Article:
Ireland Moves To Divest From Fossil Fuels In Historic World First

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Ireland is likely to become the world’s first country to fully divest from fossil fuel investments after a bill was approved by the Irish lower house this week, and now awaits approval by the country’s Senate.

The country’s Dáil Éireann (lower house) voted this week on the Fossil Fuel Divestment Bill (PDF) which was first introduced by independent politician Thomas Pringle, but which was then backed by the Irish Government which helped to secure its passage. The text of the bill calls for the complete divestment of the Ireland Strategic Investment Fund of fossil fuel companies within five years from the commencement of the bill’s approval. The aim, as expressed in the bill, is “to  precipitate a timely decarbonisation process in line with Ireland’s climate change commitments under Article 2 of the Paris Agreement.”

“I think it’s significant in shaping the whole argument around climate change,” said Mr Pringle. “The fact that the Government is accepting it should strengthen their position in demonstrating its commitment . . . Ireland must take on its fair share of the burden of climate action.”

“Not only is this a testament to cross-party co-operation and support on the issue of climate change in Ireland but a victory for the international fossil fuel divestment movement too.”

The Ireland Strategic Investment Fund, currently under the auspices of the National Treasury Management Agency (NTMA), is a €8.9 billion ($10.34 billion) sovereign development fund designed “to invest on a commercial basis in a manner designed to support economic activity and employment in Ireland.”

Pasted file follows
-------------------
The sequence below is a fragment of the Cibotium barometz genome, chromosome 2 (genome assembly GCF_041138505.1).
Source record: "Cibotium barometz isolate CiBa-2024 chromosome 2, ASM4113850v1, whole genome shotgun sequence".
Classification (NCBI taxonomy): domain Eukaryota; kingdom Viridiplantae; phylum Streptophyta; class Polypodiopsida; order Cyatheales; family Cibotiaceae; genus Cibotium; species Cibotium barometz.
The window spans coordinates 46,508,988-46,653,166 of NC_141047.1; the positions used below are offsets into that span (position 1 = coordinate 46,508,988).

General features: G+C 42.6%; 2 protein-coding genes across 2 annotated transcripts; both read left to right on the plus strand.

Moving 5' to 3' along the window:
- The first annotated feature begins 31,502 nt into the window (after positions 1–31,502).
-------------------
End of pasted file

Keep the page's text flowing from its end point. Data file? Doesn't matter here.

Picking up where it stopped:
The bill will now move on to the Seanad Éireann, the upper house of Ireland’s legislature, the Oireachtas, which it is expected to pass through smoothly.

Such a divestment would not only be a massive loss for the European fossil fuel industry but would send a message to nations around the world, as it would be the first time an entire country has moved to divest itself of its fossil fuel investments.

Unsurprisingly, the move has been widely welcomed as a landmark decision. Veteran climate and divestment campaigner, and founder of, Bill McKibben took to Twitter to express his surprise and pleasure at the move.

McKibben also praised the work done by the overseas development agency of the Irish Catholic Church, Trócaire, which put in a lot of work campaigning for this bill. Éamonn Meehan, Executive Director of Trócaire, said: “Today the Oireachtas has made a powerful statement. It has responded to the public’s call for leadership on this issue and sent a powerful signal to the international community about the need to speed up the phase out of fossil fuels if global climate goals are to be delivered.”

“Ireland’s decision is a significant win for the global divestment campaign and it is an encouraging step in what needs to be a complete withdrawal of support of fossil fuels by the Irish government – no more funding, no more projects,” added Nicolò Wojewoda, Europe Team Leader. “This week, packed with divestment announcements from churches, universities and now the first full divestment by a national government, is sending a clear signal that breaking the ties with fossil fuel companies is becoming the new norm: investing in them is no longer economically viable nor morally right. The only way to meaningfully address the climate crisis is to stop funnelling money into the fossil fuel industry and instead to support the momentous rise of renewable energy.”

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Joshua S Hill

I'm a Christian, a nerd, a geek, and I believe that we're pretty quickly directing planet-Earth into hell in a handbasket! I also write for Fantasy Book Review (, and can be found writing articles for a variety of other sites. Check me out at for more.

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